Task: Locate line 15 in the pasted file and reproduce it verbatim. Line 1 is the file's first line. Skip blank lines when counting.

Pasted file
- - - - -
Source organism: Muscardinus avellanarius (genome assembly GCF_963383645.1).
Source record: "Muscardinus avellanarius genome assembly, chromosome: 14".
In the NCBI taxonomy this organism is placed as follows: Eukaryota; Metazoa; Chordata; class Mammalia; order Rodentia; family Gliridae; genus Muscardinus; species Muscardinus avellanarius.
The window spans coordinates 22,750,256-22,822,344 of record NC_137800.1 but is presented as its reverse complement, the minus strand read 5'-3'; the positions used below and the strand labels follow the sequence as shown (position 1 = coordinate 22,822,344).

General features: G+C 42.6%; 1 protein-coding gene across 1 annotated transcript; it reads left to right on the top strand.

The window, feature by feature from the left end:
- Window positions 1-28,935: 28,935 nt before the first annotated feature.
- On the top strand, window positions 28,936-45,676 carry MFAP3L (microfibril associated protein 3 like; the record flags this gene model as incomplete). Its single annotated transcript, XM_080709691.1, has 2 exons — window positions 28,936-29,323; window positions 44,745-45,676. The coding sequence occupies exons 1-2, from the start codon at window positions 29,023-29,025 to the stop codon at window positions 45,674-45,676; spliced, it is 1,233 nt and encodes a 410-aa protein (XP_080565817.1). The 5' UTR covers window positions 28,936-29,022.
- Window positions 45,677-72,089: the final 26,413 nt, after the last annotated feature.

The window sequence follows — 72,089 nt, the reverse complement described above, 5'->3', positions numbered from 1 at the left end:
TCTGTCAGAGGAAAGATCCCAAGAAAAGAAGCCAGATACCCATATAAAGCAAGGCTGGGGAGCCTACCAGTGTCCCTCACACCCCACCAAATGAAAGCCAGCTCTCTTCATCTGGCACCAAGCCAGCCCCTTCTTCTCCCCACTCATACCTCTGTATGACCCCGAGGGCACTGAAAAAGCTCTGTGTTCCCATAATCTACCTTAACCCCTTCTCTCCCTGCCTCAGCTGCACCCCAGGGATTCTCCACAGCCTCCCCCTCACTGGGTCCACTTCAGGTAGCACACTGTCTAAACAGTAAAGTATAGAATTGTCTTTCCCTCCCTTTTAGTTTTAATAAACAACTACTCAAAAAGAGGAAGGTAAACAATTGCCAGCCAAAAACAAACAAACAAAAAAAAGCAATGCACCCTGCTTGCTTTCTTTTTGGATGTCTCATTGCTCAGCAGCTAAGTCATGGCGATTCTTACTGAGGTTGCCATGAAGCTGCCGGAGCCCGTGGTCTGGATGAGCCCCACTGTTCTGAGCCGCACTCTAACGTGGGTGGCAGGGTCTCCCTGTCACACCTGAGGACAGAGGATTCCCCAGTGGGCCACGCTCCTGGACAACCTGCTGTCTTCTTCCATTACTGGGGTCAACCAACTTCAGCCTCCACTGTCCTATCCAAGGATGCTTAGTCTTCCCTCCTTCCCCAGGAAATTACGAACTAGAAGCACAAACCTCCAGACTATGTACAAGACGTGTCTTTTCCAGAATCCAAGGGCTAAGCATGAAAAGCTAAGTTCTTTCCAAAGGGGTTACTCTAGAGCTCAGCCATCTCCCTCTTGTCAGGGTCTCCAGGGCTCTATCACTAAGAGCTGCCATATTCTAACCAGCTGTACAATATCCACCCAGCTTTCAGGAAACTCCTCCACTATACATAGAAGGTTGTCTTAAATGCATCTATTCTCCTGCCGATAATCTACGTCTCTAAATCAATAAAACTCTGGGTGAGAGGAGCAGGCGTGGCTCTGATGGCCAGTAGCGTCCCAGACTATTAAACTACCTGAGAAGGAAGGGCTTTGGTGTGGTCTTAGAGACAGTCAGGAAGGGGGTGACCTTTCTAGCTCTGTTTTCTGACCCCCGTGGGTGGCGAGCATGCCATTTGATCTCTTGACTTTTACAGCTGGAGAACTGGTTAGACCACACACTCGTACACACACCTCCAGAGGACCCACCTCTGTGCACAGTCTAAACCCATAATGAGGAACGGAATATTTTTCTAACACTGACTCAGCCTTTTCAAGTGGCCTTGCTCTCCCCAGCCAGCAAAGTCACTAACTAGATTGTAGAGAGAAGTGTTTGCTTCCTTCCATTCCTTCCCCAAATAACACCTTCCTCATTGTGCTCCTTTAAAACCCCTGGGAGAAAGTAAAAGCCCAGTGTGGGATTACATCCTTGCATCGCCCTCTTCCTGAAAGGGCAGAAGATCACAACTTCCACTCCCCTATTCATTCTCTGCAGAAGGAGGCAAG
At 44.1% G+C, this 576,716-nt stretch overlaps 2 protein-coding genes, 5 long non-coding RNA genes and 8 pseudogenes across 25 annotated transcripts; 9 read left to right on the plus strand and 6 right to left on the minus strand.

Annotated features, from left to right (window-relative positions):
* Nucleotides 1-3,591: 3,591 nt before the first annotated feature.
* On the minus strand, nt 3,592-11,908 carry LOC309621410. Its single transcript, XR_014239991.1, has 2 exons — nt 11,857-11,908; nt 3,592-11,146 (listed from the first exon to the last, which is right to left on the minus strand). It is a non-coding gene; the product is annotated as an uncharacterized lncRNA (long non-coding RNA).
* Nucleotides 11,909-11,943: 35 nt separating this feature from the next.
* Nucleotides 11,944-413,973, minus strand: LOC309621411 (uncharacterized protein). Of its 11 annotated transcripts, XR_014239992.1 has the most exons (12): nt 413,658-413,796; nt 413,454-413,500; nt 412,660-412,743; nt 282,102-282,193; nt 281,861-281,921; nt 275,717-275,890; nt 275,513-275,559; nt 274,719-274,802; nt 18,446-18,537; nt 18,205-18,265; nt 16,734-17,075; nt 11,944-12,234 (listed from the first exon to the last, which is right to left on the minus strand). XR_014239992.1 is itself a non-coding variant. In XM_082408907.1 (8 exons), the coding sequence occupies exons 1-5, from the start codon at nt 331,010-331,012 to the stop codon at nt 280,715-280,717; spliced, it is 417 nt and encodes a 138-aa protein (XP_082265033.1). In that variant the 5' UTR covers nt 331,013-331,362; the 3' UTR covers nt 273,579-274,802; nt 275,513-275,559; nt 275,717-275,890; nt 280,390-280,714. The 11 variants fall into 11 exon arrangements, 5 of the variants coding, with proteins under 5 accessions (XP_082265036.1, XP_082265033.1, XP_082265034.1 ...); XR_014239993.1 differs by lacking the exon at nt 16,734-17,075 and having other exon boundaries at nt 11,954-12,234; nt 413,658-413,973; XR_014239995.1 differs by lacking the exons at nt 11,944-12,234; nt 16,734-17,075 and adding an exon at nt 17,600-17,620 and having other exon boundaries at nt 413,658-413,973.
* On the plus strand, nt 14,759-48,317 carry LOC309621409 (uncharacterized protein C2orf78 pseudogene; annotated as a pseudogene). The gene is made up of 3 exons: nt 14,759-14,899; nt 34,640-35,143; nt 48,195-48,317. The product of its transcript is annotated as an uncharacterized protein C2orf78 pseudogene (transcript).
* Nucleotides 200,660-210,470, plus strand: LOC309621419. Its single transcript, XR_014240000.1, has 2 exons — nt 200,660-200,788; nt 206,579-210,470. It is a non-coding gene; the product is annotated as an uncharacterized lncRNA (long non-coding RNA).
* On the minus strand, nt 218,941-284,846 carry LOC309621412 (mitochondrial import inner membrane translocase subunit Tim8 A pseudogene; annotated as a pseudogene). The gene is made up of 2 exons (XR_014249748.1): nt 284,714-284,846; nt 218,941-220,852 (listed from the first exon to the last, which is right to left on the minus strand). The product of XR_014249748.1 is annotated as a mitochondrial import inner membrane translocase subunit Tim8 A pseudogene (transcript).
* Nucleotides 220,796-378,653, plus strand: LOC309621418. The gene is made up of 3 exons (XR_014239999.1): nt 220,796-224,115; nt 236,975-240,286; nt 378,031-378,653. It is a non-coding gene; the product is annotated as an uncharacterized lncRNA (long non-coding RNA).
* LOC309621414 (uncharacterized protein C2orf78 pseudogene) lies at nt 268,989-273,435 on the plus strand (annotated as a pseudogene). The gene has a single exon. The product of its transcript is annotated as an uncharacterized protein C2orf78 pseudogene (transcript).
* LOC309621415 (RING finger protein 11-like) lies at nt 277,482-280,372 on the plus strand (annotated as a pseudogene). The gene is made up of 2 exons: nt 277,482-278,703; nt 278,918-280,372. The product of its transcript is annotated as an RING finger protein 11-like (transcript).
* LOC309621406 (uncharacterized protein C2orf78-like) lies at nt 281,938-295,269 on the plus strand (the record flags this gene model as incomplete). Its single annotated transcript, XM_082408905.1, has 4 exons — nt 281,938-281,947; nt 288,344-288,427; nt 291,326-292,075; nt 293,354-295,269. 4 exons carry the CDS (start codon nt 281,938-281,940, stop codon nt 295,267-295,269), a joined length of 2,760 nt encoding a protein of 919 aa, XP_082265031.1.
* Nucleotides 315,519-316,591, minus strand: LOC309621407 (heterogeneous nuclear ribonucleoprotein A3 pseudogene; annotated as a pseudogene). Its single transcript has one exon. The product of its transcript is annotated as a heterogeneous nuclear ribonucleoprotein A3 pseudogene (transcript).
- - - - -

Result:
* On the minus strand, nt 3,592-11,908 carry LOC309621410. Its single transcript, XR_014239991.1, has 2 exons — nt 11,857-11,908; nt 3,592-11,146 (listed from the first exon to the last, which is right to left on the minus strand). It is a non-coding gene; the product is annotated as an uncharacterized lncRNA (long non-coding RNA).